The ultimate goal of NeuroAnalysis is to validate the CBP approach. When will we know that NeuroAnalytic psychiatry has been achieved? The answer to this is when we will be able to find the cure for the most severe non-responsive illnesses in psychiatry, such as severe forms of schizophrenia.
Optogenetics is an emerging technology that can control neurons, specifically activating and inhibiting targeted neurons in the brain. This technology has the potential to correct altered erroneous neuronal network activity just as a cardiac pacemaker corrects arrhythmias in the heart. Similarly, an optogenetic brain-pacemaker will one day be able to correct brain disturbances, optimise the brain organisation to eliminate the signs, symptoms and course of severe mental disorders. That day we will know that we have triumphed over mental disorders, and the question of ‘When?’ will be answered.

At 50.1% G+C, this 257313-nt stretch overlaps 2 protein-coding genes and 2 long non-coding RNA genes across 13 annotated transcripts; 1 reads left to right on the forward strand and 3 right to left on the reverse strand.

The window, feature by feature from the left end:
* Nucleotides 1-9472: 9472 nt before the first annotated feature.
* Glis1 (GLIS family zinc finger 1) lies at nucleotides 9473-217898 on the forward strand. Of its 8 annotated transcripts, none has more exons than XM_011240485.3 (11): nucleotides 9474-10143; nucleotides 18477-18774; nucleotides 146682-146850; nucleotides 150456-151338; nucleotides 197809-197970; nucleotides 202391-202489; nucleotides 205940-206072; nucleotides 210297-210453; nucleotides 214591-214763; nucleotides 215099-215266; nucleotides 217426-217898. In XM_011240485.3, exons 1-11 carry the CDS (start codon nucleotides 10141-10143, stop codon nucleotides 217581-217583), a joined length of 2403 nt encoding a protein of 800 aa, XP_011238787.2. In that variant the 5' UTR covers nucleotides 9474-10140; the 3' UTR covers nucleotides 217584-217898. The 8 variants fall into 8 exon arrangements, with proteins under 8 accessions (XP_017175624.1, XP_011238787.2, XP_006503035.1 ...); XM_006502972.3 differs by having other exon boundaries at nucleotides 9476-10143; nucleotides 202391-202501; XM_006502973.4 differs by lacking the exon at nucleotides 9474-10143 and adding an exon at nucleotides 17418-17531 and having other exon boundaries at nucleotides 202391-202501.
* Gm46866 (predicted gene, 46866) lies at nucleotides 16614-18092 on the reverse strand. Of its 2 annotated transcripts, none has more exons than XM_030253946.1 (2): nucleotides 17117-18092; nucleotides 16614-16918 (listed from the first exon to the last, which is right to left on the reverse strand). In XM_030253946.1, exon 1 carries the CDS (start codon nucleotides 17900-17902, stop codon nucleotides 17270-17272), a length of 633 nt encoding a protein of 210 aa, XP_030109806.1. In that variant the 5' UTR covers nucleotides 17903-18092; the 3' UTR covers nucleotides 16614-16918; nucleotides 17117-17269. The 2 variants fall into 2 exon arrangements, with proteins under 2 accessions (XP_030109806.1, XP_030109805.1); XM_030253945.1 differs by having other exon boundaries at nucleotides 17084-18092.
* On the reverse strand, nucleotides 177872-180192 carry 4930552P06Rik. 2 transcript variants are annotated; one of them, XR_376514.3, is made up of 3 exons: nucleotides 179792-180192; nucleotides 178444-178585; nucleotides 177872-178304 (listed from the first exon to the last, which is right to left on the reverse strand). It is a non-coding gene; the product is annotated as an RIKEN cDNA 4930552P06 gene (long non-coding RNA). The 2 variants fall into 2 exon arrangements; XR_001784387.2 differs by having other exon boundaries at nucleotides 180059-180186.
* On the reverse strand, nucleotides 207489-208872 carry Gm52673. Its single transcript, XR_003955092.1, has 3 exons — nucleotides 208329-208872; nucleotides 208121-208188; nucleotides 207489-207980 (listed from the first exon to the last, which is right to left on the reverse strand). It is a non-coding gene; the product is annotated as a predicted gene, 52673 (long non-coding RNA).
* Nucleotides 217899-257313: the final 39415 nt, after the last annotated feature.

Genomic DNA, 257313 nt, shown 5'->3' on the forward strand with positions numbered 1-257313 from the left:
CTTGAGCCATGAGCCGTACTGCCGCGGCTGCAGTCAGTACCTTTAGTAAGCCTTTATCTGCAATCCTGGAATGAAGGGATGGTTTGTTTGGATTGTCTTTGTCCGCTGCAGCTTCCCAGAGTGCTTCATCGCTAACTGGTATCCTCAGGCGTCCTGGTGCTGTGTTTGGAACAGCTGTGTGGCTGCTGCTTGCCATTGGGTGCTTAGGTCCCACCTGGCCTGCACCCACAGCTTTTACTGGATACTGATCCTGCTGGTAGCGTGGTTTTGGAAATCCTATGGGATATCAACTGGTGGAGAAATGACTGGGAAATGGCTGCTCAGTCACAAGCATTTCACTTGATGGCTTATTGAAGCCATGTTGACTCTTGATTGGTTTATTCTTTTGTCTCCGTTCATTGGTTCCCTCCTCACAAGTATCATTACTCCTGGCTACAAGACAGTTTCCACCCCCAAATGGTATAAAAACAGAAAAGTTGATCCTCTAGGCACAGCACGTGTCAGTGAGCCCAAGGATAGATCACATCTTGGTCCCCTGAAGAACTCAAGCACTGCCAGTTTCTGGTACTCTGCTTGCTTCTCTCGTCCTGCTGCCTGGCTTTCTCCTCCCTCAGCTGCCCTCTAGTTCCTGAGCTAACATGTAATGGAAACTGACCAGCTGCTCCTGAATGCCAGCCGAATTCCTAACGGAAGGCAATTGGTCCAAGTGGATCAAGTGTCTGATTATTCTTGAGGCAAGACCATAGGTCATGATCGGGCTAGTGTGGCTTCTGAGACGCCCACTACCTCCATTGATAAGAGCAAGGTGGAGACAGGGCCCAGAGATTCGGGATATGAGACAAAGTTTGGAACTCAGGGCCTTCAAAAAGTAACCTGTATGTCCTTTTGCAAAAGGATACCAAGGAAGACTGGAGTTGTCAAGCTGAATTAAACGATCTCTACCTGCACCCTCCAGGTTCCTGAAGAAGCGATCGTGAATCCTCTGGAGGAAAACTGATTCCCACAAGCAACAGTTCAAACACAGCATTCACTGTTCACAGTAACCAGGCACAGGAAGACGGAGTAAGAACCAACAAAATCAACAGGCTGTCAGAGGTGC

NeuroAnalysis: Why? How? and When? ‘Why?’: Because we need to know what went wrong with our patients in order to cure them. ‘How?’: We will associate psychiatric phenomenology to neuronal-network disturbances in the brain. ‘When?’: When we cure patients using the insights concisely described heretofore.
CBP, Clinical Brain Profiling; DMN, default-mode –network; RSN, resting-state brain network; SSRI, selective serotonin re-uptake inhibitors.
All authors contributed to the conception, design, and preparation of the manuscript, as well as read and approved the final manuscript.
All authors abide by the Association for Medical Ethics (AME) ethical rules of disclosure.